Story by “Pistol” Pete Kaufmann
Photos by Jay Blakesberg
I flash my ticket stub to the frazzled security guard, who gives me a quick nod of approval and ushers me toward an elevator. “Take it to the seventh floor,” he says. I maneuver myself into the ancient-looking contraption with a throng of fresh-faced twentysomethings, many of whom are donning Phish apparel.As the rickety old beast fights to climb each story, the distant sound of pulsating music gradually gets louder. Fifth floor. Sixth floor. The vibrations from the bass are now traveling through my boots. Seventh floor. Ding! As the elevator doors slowly open, I recognize the song, now blazing at full volume, as “Africa” by the Meters. The drums sound powerful, primal, yet modern at the same time. I shimmy my way through the crowd to get a better look at one of the most influential funk drummers who’s ever graced a stage.
Somehow, Joseph “Zigaboo” Modeliste is bringing it just as hard in 2013 as he did when he first came to prominence in the late ’60s with the New Orleans funk institution the Meters. Strength, finesse, and the ability to weave in and out of unique yet commanding grooves like a champion fighter are among the traits that have made him a top influence on a hugely diverse group of drummers. It would be nearly impossible, for instance, to imagine what the playing of monsters like Little Feat’s Richie Hayward, Wynton Marsalis’s Herlin Riley, or Lettuce’s Adam Deitch would sound like without Modeliste’s influence. In interviews, major players like Galactic’s Stanton Moore and the Red Hot Chili Peppers’ Chad Smith regularly note Zigaboo’s impact—not only on the art of drumming, but on all of contemporary groove music.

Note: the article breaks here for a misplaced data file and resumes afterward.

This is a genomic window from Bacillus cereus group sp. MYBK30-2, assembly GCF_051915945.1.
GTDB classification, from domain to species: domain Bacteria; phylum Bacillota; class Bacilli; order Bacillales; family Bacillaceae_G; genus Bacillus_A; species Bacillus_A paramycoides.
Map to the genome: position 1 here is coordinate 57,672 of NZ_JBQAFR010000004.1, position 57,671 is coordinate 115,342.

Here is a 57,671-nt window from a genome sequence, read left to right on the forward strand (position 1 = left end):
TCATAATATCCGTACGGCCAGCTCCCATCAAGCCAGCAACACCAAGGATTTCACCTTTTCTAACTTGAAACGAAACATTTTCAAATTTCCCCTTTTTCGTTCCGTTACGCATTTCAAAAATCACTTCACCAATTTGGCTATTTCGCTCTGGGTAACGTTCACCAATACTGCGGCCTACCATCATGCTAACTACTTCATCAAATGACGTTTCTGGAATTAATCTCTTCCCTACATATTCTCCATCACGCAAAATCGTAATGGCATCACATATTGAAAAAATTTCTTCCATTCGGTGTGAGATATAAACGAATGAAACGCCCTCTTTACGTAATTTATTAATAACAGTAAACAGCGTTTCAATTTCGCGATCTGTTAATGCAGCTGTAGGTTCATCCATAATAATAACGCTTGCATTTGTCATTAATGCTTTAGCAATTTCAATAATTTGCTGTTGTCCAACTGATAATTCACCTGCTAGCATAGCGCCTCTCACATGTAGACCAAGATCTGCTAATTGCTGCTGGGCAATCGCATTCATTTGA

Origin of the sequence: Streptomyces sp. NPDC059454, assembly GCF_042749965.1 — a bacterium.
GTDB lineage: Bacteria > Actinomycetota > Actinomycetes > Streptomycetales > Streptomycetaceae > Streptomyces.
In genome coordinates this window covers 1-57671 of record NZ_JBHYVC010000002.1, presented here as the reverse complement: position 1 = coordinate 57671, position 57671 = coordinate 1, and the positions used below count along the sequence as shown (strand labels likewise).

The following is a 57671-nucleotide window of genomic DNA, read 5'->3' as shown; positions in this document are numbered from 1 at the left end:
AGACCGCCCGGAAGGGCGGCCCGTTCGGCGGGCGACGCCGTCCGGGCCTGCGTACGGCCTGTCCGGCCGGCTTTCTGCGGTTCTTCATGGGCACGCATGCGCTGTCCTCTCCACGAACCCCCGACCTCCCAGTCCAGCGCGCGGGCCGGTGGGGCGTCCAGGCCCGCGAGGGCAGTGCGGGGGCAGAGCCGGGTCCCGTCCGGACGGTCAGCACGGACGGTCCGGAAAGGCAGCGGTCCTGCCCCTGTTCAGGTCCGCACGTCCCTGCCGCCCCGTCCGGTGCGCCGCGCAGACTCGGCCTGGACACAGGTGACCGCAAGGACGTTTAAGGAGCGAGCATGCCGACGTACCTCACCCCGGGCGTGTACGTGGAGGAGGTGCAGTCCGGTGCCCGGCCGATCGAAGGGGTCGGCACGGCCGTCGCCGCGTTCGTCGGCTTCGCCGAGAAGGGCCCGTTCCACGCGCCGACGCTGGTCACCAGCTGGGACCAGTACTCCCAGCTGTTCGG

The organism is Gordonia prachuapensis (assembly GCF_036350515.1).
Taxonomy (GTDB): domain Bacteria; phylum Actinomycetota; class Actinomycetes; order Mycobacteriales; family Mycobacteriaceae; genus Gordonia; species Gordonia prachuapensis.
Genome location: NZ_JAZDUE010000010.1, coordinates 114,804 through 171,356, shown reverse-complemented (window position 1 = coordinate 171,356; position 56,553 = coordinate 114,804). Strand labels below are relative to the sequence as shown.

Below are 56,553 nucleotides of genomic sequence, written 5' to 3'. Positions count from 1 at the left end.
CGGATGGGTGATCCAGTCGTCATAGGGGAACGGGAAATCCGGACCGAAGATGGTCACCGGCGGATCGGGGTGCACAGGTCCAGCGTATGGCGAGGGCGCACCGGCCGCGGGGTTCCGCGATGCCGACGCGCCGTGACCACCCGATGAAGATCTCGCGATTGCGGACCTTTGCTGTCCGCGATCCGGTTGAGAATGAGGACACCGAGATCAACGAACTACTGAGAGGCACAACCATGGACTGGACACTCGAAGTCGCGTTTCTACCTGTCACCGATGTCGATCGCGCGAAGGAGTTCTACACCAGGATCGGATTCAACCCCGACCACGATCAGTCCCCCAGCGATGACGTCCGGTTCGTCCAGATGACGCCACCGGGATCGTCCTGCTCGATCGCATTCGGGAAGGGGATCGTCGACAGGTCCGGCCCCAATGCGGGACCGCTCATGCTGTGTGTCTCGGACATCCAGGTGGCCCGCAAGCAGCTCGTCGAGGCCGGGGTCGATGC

Like fellow rhythmic magicians such as Tower of Power’s David Garibaldi, Bob Marley’s Carlton Barrett, and James Brown’s Clyde Stubblefield, Modeliste has an approach that’s deeply nuanced yet immediately gratifying. And as with all great groovers, when you hear Zig play, you want to play like him. He’s timelessly cool.
The band performing tonight at the Grand Ballroom in New York City is the Meter Men, a recent variation on the original group’s lineup that, besides Modeliste, features founding members Leo Nocentelli on guitar and George Porter Jr. on bass, along with Page McConnell of Phish on keyboards—which at least partially explains the dress code of my elevator mates.
“Africa” comes to a rousing end, and Zig grabs the mic. “How many of y’all like New Orleans music!” he shouts. The crowd goes berserk. Then comes a kick-and-snare groove that, ironically, many in tonight’s audience likely first heard as a sample on the Beastie Boys’ 1989 track “B-Boy Bouillabaisse” but which in fact has its roots in New Orleans’ pre-jazz history. The legendary drum intro permeates the old ballroom, infecting young and old. The crowd has been magically transported to the streets of New Orleans, smack-dab in the middle of a Mardi Gras Indian parade.
Modeliste holds the audience in the palm of his hand as he enthusiastically sings “Little bitty boy, with a heart of steel/You can’t boogie now, but your sister sure will/Feel-good music, I’ve been told/Good for your body, and it’s good for your soul/Gonna do it now…!” The crowd joyfully frolics and chants the chorus in unison, cups of beer in hand: “Hey, hey, hey, hey, hey pocky a-way!”